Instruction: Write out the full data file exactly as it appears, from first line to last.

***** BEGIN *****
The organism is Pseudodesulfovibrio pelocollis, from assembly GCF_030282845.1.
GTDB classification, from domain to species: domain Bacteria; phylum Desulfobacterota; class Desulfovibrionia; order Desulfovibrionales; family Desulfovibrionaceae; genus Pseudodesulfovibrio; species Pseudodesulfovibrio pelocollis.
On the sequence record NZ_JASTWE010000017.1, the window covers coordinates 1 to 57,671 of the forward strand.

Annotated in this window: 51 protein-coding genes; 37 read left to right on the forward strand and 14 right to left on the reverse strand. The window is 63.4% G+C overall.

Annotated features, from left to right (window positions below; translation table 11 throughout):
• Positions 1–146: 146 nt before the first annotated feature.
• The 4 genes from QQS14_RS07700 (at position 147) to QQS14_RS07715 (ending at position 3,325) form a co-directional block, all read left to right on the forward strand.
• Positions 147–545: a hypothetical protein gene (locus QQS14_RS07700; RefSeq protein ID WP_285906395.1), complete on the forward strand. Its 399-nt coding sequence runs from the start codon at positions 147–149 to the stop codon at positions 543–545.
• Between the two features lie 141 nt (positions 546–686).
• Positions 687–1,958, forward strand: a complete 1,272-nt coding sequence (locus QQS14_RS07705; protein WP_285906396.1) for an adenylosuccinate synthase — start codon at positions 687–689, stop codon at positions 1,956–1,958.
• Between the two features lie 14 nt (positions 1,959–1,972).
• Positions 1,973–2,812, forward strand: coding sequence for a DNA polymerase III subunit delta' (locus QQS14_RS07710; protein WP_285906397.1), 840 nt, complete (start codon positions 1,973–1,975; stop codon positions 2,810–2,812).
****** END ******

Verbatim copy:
The organism is Pseudodesulfovibrio pelocollis, from assembly GCF_030282845.1.
GTDB classification, from domain to species: domain Bacteria; phylum Desulfobacterota; class Desulfovibrionia; order Desulfovibrionales; family Desulfovibrionaceae; genus Pseudodesulfovibrio; species Pseudodesulfovibrio pelocollis.
On the sequence record NZ_JASTWE010000017.1, the window covers coordinates 1 to 57,671 of the forward strand.

Annotated in this window: 51 protein-coding genes; 37 read left to right on the forward strand and 14 right to left on the reverse strand. The window is 63.4% G+C overall.

Annotated features, from left to right (window positions below; translation table 11 throughout):
• Positions 1–146: 146 nt before the first annotated feature.
• The 4 genes from QQS14_RS07700 (at position 147) to QQS14_RS07715 (ending at position 3,325) form a co-directional block, all read left to right on the forward strand.
• Positions 147–545: a hypothetical protein gene (locus QQS14_RS07700; RefSeq protein ID WP_285906395.1), complete on the forward strand. Its 399-nt coding sequence runs from the start codon at positions 147–149 to the stop codon at positions 543–545.
• Between the two features lie 141 nt (positions 546–686).
• Positions 687–1,958, forward strand: a complete 1,272-nt coding sequence (locus QQS14_RS07705; protein WP_285906396.1) for an adenylosuccinate synthase — start codon at positions 687–689, stop codon at positions 1,956–1,958.
• Between the two features lie 14 nt (positions 1,959–1,972).
• Positions 1,973–2,812, forward strand: coding sequence for a DNA polymerase III subunit delta' (locus QQS14_RS07710; protein WP_285906397.1), 840 nt, complete (start codon positions 1,973–1,975; stop codon positions 2,810–2,812).